Even before the dissolution of the Soviet Union, vast swaths of people from East-Germany had attempted to flee into the west. Many would attempt to cross the wall in Berlin with some even being killed. Of course this issue would spill over once the Soviet Union fell, and many individuals that made it into the west were not all necessarily coming in with good intentions, and the Molnar article explains how German society found itself more multicultural then it ever had been, and that this had created a lot of tension among the far-right. This tension would spill over in the form of violence against non-Germans, and would highlight that racist sentiments were still very much prevalent in Germany even by the 90’s. What is even more shocking is that these sentiments were not just disorganized far-right groups, but the German government itself “Chancellor Helmut Kohl and his government developed a plan that sought to dramatically reduce the number of Turks in Germany by paying them and their families to leave Germany forever. The plan, overwhelmingly supported by the German people, was put into law in 1983.” (Molnar) The fact that this action was overwhelmingly supported by the German population hammers home that those racist sentiments were still there. What is even scarier is that it is still present pretty much to this day as highlighted by Mamonova when she talks about how the right-wing party “Alternative für Deutschland” is heavily backed by eastern villages in Saxony where racist anti-refugee sentiments are very strong. Why do they still feel this way though? Is it really just remnants of fascist ideology, or is there something else at play here?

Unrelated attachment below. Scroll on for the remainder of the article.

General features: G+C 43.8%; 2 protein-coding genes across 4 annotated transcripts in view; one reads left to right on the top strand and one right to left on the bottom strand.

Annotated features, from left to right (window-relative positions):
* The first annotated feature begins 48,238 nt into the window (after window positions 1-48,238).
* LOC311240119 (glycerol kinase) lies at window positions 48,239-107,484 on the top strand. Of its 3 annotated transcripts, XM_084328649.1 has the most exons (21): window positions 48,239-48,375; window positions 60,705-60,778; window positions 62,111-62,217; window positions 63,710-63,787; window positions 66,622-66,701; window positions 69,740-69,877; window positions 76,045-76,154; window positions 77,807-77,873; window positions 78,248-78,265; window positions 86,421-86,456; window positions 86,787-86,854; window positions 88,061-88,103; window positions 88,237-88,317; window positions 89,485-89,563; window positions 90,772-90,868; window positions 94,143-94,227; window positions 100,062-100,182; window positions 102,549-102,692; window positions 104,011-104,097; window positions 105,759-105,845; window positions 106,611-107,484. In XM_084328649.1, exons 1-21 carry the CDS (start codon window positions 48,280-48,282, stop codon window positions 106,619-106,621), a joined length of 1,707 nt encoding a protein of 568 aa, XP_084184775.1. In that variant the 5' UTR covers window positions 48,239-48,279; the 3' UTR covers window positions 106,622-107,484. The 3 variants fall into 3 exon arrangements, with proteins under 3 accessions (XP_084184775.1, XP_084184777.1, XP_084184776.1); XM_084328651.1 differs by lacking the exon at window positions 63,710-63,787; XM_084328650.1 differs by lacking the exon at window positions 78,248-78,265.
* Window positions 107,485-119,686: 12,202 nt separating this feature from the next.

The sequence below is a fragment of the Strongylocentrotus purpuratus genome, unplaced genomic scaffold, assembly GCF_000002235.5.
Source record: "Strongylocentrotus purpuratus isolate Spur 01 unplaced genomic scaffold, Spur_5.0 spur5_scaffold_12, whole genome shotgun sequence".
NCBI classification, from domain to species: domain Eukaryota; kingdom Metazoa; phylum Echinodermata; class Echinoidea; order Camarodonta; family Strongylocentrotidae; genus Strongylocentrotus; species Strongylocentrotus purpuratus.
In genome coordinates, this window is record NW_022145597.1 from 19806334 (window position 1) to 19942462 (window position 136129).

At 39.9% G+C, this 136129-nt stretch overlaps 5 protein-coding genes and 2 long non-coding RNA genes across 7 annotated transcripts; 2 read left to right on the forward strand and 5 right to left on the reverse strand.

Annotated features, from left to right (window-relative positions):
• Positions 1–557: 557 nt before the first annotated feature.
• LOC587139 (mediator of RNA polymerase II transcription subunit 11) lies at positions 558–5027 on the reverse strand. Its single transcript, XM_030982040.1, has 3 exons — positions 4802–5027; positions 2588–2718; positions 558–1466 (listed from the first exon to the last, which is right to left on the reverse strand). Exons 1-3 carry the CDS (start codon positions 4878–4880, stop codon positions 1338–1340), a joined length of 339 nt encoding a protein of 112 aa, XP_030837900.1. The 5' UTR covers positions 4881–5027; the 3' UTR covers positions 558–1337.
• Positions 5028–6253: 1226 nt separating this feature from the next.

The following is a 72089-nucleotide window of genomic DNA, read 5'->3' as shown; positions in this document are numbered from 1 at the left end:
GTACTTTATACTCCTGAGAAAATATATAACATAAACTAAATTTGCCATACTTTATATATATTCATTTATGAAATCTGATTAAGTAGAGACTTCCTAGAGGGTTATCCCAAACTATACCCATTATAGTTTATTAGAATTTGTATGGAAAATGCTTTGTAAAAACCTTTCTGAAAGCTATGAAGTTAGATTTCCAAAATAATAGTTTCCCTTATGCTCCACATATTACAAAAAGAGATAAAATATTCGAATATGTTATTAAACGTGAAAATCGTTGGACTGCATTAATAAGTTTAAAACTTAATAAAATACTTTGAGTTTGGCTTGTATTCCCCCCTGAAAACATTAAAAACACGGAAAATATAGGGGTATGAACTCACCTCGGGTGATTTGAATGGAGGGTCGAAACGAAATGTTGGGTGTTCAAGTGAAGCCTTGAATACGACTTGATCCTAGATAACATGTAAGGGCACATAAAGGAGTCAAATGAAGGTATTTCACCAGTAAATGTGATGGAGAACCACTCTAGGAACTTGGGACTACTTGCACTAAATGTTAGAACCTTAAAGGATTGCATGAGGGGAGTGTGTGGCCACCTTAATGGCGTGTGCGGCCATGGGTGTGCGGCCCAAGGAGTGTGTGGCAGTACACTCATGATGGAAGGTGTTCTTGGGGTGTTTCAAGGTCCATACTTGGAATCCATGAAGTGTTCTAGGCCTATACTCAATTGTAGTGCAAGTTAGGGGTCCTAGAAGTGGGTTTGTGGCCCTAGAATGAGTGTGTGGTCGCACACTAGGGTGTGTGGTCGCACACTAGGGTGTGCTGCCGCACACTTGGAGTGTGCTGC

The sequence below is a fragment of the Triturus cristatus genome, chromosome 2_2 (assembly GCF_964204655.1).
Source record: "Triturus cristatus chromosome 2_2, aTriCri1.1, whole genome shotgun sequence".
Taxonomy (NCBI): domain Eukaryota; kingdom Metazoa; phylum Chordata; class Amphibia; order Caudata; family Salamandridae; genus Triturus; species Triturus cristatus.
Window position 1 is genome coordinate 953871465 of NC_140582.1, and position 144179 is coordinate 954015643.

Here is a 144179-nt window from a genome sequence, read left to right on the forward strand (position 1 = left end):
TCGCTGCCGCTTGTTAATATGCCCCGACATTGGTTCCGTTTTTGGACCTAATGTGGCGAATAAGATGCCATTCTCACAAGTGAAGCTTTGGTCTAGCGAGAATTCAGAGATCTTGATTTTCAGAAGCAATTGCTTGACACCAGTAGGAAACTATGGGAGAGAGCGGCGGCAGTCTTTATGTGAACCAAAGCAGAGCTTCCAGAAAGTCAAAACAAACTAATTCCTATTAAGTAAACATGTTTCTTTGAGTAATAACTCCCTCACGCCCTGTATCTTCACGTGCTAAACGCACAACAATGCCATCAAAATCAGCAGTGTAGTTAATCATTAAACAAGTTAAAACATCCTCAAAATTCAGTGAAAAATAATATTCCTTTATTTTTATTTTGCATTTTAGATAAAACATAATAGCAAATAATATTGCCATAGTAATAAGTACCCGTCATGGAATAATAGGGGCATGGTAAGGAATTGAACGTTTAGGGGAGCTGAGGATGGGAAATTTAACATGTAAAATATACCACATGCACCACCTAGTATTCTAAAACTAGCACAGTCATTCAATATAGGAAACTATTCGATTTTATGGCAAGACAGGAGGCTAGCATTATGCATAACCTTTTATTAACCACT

Christopher Molnar, “Greetings from the Apocalypse”: Race, Migration, and Fear after German Reunification” Central European History, (2021), 1-25.
Natalia Mamonova, Jaume Franquesa, and Sally Brooks, “‘Actually Existing’ Right-Wing Populism in Rural Europe: Insights from Eastern Germany, Spain, the United Kingdom and Ukraine,” The Journal of Peasant Studies 47, no. 7 (2020): 1497–1525